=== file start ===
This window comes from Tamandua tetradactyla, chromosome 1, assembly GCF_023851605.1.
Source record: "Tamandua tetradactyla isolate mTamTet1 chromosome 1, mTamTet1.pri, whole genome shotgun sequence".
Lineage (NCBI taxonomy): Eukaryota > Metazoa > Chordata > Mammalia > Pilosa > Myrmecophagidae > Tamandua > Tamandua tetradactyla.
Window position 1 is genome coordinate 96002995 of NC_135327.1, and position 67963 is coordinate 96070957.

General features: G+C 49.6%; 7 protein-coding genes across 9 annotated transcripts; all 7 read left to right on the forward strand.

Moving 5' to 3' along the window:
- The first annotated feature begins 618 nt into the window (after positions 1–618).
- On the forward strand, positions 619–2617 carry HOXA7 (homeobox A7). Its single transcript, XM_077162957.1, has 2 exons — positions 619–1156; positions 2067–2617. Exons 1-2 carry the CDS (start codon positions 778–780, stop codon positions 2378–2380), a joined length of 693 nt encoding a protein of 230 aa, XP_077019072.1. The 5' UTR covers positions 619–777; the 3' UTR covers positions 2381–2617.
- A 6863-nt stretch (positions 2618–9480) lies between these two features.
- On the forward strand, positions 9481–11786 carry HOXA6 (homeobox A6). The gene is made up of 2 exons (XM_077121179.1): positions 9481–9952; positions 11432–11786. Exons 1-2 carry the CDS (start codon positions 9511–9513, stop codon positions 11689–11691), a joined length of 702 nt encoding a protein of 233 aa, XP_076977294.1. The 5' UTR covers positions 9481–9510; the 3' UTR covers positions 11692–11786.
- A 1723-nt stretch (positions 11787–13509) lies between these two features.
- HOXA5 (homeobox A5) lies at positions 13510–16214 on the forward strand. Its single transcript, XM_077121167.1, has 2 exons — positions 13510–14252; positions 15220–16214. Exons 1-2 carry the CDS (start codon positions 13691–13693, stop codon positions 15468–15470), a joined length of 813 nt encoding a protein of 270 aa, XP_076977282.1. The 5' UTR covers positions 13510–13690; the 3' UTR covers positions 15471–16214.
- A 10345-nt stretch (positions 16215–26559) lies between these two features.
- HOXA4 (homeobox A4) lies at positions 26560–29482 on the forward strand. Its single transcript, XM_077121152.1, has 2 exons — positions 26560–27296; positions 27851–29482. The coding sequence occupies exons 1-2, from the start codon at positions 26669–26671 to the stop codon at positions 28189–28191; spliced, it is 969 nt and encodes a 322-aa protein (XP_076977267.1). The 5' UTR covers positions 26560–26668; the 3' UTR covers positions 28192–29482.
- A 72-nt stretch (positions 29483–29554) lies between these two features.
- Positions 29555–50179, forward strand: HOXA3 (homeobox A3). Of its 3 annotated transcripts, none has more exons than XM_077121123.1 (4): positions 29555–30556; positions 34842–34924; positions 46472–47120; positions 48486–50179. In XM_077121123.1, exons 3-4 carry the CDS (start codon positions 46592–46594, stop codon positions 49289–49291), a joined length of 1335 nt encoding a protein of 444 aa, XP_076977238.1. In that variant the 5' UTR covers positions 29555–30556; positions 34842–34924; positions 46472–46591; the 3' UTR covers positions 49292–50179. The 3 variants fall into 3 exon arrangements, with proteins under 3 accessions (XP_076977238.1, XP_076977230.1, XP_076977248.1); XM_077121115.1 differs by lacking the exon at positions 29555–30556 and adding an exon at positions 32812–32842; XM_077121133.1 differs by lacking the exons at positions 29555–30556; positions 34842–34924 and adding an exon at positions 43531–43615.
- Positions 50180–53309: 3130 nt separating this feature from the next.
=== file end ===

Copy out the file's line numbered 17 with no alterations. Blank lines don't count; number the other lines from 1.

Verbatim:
- Positions 50180–53309: 3130 nt separating this feature from the next.